By Amy Or of Dow Jones Newswires
March 22, 2011— About 50 Latin America-focused private equity funds are on the road, seeking to raise an aggregate $16.1 billion, roughly double the record amount raised last year, according to data provider Preqin.
Gavea Investimentos, in which J.P. Morgan Chase & Co.’s (JPM) Highbridge Capital Management has a majority stake, is hoping to amass $1.5 billion for a Brazilian fund; Patria Investimentos, 40% owned by Blackstone Group LP (BX), is marketing an infrastructure fund and a real-estate fund to raise a combined $1.4 billion for Brazilian investments, Preqin said.
Australia’s Macquarie Infrastructure and Real Assets, whose clients are primarily global pension and superannuation funds, is on the road for a $1.1 billion infrastructure fund in Mexico, and The Carlyle Group is targeting $500 million for a South American buyout fund, the data provider added.
The intense competition for capital to invest in the region came after a record $8.1 billion was raised last year, including two funds of more than $1.5 billion, the Latin American Venture Capital Association said.
Some investors worry the region is beginning to get crowded with investors and their money.
“While this is the time to raise money for Latin American investments, not every fund will get the capital. And if they do, I doubt if there are enough deals for them,” said Scott Voss, a principal with the Boston-based private equity fund of funds manager HarbourVest Partners LLC.
And the stakes of not closing deals and making use of committed capital are getting higher.
“Latin America is a very labor-intensive market. It takes front-end staff to generate deals, knowledge to pick the right ones, and a lot of operational experience to create value,” said Ernest Bachrach, cohead of Latin America for Advent International, a buyout firm that raised money last year for Latin American investments. “With the average time from sourcing a deal to closing spanning up to one to 1 1/2 years, an inability to close a deal often means one is behind the curve.”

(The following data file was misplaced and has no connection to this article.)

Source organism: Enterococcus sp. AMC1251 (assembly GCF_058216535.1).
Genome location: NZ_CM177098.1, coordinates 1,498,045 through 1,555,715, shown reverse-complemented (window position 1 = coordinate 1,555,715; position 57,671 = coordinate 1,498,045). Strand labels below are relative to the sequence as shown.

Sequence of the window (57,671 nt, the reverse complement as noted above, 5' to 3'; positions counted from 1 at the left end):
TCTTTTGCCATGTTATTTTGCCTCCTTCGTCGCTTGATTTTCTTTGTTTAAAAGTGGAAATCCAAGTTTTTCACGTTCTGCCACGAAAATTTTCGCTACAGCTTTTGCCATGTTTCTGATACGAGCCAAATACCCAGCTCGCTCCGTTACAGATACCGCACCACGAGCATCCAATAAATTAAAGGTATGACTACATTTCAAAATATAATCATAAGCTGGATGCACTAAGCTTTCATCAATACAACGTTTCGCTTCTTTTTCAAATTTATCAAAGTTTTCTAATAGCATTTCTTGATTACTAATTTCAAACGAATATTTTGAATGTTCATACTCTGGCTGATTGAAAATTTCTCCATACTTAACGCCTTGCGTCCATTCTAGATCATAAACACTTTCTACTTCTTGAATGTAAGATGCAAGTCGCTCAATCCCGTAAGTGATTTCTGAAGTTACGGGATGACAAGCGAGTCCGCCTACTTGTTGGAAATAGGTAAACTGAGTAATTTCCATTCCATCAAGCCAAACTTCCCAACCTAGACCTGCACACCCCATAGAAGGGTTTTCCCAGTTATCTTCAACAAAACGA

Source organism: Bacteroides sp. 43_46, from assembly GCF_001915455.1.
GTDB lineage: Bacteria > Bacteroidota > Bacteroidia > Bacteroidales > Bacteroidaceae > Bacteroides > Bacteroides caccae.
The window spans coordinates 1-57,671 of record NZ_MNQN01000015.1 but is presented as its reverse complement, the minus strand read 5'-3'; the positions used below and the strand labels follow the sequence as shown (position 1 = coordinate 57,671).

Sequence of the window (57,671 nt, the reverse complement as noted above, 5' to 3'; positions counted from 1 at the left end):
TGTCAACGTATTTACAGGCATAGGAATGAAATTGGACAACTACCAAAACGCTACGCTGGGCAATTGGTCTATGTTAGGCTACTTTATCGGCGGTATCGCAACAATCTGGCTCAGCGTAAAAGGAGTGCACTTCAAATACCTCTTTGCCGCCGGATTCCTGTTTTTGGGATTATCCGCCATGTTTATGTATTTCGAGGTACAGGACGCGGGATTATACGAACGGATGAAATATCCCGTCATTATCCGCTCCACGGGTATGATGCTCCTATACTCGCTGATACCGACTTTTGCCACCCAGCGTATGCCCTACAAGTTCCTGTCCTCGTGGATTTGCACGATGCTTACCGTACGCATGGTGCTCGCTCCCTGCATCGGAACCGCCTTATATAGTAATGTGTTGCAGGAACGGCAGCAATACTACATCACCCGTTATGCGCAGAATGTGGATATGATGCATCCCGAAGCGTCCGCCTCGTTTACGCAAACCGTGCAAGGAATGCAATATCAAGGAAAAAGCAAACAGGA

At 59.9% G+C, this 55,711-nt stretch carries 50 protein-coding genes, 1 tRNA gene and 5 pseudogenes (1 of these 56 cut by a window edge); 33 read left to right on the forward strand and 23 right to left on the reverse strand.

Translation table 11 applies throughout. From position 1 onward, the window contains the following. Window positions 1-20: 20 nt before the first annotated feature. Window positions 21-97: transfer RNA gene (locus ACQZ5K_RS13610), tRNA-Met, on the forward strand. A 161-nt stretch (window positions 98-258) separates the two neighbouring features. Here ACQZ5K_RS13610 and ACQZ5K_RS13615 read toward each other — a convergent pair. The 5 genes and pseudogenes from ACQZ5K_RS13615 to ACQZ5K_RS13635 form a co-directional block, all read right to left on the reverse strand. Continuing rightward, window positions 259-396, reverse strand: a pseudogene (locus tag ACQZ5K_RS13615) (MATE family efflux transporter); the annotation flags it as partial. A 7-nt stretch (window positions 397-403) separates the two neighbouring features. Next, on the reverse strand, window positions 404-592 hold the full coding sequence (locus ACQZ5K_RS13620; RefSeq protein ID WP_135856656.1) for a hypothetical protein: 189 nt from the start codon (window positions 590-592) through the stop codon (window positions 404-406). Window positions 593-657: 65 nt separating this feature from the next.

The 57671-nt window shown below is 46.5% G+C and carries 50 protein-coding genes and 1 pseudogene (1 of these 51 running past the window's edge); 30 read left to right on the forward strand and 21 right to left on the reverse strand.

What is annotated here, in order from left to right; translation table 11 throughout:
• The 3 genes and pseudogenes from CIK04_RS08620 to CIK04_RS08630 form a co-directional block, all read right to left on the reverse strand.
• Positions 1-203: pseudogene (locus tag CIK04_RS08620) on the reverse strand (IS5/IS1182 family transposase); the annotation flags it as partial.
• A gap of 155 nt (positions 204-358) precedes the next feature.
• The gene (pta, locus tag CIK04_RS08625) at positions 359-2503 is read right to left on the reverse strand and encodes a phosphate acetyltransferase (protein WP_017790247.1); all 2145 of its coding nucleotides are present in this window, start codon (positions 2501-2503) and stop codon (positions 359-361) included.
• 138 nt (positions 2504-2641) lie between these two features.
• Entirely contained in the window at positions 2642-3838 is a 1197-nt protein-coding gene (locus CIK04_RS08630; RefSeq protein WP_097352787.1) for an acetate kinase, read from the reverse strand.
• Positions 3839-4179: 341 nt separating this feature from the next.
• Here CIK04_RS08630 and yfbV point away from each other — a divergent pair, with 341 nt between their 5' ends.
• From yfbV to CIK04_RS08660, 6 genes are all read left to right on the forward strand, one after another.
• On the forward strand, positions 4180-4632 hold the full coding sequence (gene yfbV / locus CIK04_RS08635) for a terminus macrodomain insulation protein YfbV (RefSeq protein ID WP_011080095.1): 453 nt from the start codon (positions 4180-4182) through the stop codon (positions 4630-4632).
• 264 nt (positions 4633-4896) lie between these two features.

In developed markets like the U.S. and Europe, it sometimes takes as little as six to eight weeks to close a deal, posing a lower opportunity cost, and allowing managers time to work on more deals.
To many private equity managers, the two managers’ concerns may seem premature.
After all, Latin America has just returned to investors’ favor, after a short period of boom and bust in the early 1990s, when growth was cut short by several financial crises.
And there are fewer managers than in some other emerging markets. Managers said there are about 150 Latin America-focused managers, whereas there are more than 400 for China, according to Asia Private Equity Research.
But private equity managers believe the region’s improved national balance sheets, stronger banking system and supportive government policies are conducive to long-term private investments.
Fundraising for Latin American funds was red-hot last year, with managers closing sizeable deals: Latin American fund Southern Cross Group garnered $1.68 billion and Boston-based Advent International raised $1.65 billion in the two largest Latin America-dedicated funds.
Advent said rather than joining the rush for deals, especially in Brazil, it will seek exits for some of its portfolio companies.
“Brazil is not necessarily the only country that provides great risk-adjusted returns,” said Bachrach. “It is starting to feel a little bit over the parity mark.”
Earlier this month, Advent floated one of its portfolio companies–Brazilian restaurant operator International Meal Co. Holdings SA (IMCH3.BR)–in a $249 million initial public offering.
Advent has made 15 investments in Brazil since 1997. Others portfolio companies include Brazilian private education company Kronto, Brazil’s biggest clearing house Cetip SA – Balcao Organizado de Ativos & Derivativos (CTIP3.BR) and highway restaurant chain Frango Assado.